Jean-Luc Marion honoured with Principality Prize by Prince Pierre Foundation of Monaco

Esteemed French philosopher and theologian has his contribution to the field recognised with highest prize at Prince Pierre Foundation awards night

Eminent French philosopher Jean-Luc Marion was presented with the Principality Prize at last week’s Prince Pierre Foundation of Monaco literary ceremony. A joint award between the Foundation and the Monaco Philosophical Meetings, the prize was awarded to Marion by the jury in recognition of his contribution to philosophy and theology over the years.

“His important and highly original work, now translated into several languages, addresses the most current philosophical and theological questions and engages thought in a deep understanding of our contemporaneity in the light of a renewed phenomenology of love and the gift,” the jury said when presenting the award.

Jean-Luc Marion is a former student of acclaimed deconstructionist Jacques Derrida and went on to develop his own theories on topics of modern philosophy such as idolatry, phenomenology and mystical theology. He has expanded upon the work of modern giants Edmund Husserl and Martin Heidegger, adding a third reduction to their existing pair. This year, his book Prolégomènes á la charité (Prolegomena to Charity), which was originally published in French in 1986 and then reissued in English in 2002, will see a fresh printing.

On the same evening, Italian diplomat and author Maurizio Serra was given the Prince Pierre literary award, along with a cash prize of €25,000. Serra currently serves as the Italian ambassador to the UN and has written seven books to date, the most famous of which is Malaparte: vies et légendes (Malaparte: Lives and legends). This biographical work deals with the life of Curzio Malaparte, an Italian diplomat, war journalist, writer and filmmaker.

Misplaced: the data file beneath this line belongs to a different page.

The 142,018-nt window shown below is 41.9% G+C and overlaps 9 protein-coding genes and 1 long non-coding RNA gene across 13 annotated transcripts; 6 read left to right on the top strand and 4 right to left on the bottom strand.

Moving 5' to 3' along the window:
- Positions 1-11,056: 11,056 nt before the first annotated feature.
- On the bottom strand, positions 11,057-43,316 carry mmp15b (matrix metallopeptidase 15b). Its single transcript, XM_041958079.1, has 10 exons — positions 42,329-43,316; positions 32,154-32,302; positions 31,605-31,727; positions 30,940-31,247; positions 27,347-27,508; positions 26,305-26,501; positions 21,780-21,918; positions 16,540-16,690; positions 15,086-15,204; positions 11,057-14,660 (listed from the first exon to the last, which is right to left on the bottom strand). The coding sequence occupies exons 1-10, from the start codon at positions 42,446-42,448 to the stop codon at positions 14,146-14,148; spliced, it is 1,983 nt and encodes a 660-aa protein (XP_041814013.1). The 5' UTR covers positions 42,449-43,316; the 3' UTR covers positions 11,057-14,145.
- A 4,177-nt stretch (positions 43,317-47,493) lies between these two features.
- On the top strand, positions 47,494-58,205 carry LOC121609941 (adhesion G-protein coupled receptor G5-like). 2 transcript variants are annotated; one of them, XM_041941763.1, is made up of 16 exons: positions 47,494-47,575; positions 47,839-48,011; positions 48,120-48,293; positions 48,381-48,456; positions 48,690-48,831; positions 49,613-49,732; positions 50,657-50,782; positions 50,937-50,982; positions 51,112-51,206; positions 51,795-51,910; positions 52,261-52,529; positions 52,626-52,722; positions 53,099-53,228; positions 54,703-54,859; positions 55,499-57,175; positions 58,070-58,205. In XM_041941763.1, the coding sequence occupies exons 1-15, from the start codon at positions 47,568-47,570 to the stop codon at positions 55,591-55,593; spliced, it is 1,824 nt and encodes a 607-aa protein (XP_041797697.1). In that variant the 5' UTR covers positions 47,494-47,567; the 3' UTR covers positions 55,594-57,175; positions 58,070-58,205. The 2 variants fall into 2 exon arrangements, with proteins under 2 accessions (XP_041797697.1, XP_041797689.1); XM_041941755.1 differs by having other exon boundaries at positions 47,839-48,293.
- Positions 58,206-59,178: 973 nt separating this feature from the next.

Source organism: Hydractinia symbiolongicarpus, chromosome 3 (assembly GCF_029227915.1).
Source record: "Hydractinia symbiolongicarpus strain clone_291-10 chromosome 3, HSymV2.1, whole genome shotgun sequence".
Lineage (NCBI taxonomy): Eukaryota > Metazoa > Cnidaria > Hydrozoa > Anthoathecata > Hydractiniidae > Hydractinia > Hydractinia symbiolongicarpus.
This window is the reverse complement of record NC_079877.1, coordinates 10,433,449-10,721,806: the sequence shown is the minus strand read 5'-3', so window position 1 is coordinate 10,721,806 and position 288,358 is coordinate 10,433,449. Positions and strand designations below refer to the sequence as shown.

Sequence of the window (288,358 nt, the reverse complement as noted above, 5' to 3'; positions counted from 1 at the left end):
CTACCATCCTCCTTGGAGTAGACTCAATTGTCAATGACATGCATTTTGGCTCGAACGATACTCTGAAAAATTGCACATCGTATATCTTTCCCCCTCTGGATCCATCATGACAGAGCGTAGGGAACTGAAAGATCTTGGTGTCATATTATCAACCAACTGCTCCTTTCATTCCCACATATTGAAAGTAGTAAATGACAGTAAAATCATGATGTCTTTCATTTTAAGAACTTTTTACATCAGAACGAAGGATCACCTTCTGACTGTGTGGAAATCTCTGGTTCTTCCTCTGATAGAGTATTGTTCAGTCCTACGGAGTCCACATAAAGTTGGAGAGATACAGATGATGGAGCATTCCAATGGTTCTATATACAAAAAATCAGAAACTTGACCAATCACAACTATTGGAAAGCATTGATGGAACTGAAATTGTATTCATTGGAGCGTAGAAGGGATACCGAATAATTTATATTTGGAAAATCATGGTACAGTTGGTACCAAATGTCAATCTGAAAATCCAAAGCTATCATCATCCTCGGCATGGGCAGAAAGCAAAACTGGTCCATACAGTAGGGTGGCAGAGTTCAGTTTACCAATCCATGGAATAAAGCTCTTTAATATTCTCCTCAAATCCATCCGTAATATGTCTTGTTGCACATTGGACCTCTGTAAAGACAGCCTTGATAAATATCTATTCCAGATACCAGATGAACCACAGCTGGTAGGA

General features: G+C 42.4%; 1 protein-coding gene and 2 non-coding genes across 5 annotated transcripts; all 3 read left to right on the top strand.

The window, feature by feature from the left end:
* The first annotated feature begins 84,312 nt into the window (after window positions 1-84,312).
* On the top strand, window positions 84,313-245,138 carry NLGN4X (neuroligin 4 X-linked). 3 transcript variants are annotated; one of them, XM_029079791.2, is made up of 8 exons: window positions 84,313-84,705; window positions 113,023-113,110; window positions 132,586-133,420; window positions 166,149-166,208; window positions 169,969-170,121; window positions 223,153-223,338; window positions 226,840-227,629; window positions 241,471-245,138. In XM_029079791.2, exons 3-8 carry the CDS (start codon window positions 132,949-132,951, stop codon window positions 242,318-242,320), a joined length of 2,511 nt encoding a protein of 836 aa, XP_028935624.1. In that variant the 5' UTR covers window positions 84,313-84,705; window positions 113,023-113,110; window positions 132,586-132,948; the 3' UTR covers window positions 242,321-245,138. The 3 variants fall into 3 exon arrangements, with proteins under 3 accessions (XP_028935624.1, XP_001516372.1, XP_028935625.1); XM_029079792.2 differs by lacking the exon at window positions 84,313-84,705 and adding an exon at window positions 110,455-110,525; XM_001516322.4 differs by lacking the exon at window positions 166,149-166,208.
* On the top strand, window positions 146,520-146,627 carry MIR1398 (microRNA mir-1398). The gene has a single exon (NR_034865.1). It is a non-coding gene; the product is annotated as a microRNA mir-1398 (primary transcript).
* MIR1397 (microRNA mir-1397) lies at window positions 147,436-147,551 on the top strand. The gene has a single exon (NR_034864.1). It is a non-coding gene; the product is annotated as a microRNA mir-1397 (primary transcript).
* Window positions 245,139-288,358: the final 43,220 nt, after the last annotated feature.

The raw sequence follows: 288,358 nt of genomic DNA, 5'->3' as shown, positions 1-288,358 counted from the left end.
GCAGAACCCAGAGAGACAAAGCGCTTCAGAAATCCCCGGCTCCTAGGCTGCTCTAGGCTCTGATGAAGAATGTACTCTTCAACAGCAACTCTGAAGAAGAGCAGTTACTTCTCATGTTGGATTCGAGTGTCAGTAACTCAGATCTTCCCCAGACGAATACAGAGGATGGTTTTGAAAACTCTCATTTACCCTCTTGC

Elsewhere, Sébastien Ministru was awarded the Discovery Grant by the Princess Grace Foundation, which carries with it a cash prize of €12,000. The award was given in recognition of Ministru’s first novel Apprendre à lire (Learn to Read), published at the beginning of the year. The story deals with an intriguing love triangle between a father, his son and a prostitute.

In the final award of the evening, Emmanuelle Favier was chosen as winner of the High School Student’s Coup de Coeur award for her novel Le courage qui faut aux rivières (The courage needed by rivers). Besides this book, Favier has published three plays, several anthologies of short stories and a number of collected poem works.